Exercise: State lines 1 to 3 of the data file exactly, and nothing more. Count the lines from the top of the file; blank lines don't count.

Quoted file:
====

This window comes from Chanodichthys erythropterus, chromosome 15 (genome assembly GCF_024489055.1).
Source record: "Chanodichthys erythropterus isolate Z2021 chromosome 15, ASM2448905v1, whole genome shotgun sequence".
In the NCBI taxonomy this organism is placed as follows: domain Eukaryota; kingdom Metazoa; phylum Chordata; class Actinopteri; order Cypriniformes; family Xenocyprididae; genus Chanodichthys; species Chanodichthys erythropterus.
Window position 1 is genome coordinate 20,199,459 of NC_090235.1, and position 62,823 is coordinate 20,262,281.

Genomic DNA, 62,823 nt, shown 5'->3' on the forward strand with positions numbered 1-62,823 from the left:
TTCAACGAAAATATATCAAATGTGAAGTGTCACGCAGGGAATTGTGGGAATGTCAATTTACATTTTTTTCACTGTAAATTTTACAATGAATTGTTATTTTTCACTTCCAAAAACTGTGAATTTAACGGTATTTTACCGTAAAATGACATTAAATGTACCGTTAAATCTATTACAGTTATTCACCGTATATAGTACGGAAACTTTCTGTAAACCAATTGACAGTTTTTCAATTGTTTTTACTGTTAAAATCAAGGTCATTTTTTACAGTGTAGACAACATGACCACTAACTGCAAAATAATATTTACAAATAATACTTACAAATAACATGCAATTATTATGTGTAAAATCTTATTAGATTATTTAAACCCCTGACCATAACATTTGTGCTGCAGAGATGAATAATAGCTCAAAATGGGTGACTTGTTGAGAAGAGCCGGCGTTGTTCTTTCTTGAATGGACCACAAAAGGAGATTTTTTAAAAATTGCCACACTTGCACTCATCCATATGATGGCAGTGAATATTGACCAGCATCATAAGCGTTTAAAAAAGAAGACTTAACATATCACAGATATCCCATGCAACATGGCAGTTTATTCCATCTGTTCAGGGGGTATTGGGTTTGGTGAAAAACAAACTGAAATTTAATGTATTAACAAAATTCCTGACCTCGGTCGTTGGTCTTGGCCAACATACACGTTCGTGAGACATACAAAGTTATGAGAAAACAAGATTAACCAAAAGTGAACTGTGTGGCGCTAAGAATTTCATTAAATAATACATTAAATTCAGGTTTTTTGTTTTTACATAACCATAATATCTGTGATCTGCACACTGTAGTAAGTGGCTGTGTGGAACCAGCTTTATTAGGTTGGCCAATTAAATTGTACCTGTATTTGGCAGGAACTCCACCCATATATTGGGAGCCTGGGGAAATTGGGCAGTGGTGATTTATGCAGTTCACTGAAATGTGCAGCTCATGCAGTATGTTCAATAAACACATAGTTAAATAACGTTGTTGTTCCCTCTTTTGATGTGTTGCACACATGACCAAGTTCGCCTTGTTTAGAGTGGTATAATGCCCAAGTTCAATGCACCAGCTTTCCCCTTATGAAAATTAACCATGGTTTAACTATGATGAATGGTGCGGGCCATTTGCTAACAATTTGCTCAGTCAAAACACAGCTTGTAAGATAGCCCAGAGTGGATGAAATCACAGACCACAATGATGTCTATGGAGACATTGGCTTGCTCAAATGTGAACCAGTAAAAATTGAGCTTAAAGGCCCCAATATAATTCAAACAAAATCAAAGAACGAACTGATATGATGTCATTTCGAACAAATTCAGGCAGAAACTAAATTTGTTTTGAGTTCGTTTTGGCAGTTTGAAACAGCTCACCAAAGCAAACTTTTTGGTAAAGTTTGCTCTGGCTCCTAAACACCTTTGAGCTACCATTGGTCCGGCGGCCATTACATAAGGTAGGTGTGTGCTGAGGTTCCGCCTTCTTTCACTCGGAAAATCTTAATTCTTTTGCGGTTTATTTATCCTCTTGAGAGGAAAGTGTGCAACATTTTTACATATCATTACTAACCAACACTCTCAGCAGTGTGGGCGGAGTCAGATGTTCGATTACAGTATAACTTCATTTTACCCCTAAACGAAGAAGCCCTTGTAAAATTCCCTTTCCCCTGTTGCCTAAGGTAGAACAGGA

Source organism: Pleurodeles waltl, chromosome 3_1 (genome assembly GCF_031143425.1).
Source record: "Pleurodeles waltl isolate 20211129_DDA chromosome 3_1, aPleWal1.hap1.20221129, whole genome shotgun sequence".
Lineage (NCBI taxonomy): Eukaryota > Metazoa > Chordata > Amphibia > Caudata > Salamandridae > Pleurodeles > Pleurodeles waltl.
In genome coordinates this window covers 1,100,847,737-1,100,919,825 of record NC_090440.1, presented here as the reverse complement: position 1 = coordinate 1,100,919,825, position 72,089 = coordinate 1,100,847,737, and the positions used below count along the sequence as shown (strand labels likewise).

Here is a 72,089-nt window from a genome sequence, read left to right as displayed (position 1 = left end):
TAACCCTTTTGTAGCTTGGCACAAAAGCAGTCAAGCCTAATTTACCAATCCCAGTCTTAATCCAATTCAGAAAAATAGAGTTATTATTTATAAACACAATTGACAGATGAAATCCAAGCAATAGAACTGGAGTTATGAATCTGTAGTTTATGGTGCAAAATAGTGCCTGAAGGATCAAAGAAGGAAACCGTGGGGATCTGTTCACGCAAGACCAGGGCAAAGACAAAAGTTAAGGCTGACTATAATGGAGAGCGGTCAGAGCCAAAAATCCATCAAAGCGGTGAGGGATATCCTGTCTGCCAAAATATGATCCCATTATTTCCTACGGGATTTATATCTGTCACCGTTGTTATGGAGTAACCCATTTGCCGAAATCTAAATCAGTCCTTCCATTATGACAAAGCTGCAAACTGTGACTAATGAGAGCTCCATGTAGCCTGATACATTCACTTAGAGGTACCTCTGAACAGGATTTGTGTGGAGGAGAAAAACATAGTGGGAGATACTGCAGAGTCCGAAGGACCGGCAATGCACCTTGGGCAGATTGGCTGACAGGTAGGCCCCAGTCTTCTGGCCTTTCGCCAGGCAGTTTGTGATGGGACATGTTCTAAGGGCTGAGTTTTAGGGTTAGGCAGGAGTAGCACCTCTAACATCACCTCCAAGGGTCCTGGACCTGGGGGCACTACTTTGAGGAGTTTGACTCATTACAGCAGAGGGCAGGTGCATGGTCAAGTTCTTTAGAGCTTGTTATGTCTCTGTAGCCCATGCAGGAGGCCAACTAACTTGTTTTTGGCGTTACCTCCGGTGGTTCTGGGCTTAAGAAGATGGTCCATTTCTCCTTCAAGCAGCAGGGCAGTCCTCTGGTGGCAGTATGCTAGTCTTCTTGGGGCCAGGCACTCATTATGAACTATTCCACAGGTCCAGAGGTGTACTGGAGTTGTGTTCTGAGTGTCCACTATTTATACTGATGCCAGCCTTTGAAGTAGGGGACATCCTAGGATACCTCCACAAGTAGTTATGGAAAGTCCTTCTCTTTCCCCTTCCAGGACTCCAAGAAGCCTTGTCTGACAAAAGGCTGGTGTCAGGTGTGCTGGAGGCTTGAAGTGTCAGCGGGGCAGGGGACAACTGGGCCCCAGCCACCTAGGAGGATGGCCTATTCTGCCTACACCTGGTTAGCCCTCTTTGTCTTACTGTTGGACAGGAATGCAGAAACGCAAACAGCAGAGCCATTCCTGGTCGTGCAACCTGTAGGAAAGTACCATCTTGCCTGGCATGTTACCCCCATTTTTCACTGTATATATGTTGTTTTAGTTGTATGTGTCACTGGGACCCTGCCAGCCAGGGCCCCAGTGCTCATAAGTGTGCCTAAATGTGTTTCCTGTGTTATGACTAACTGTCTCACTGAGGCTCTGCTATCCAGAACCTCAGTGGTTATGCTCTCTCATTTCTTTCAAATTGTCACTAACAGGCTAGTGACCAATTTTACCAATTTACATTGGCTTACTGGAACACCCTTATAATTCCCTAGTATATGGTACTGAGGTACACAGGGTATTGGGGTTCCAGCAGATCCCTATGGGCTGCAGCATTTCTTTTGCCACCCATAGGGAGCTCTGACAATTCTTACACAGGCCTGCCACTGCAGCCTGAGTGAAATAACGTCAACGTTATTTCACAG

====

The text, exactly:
This window comes from Chanodichthys erythropterus, chromosome 15 (genome assembly GCF_024489055.1).
Source record: "Chanodichthys erythropterus isolate Z2021 chromosome 15, ASM2448905v1, whole genome shotgun sequence".
In the NCBI taxonomy this organism is placed as follows: domain Eukaryota; kingdom Metazoa; phylum Chordata; class Actinopteri; order Cypriniformes; family Xenocyprididae; genus Chanodichthys; species Chanodichthys erythropterus.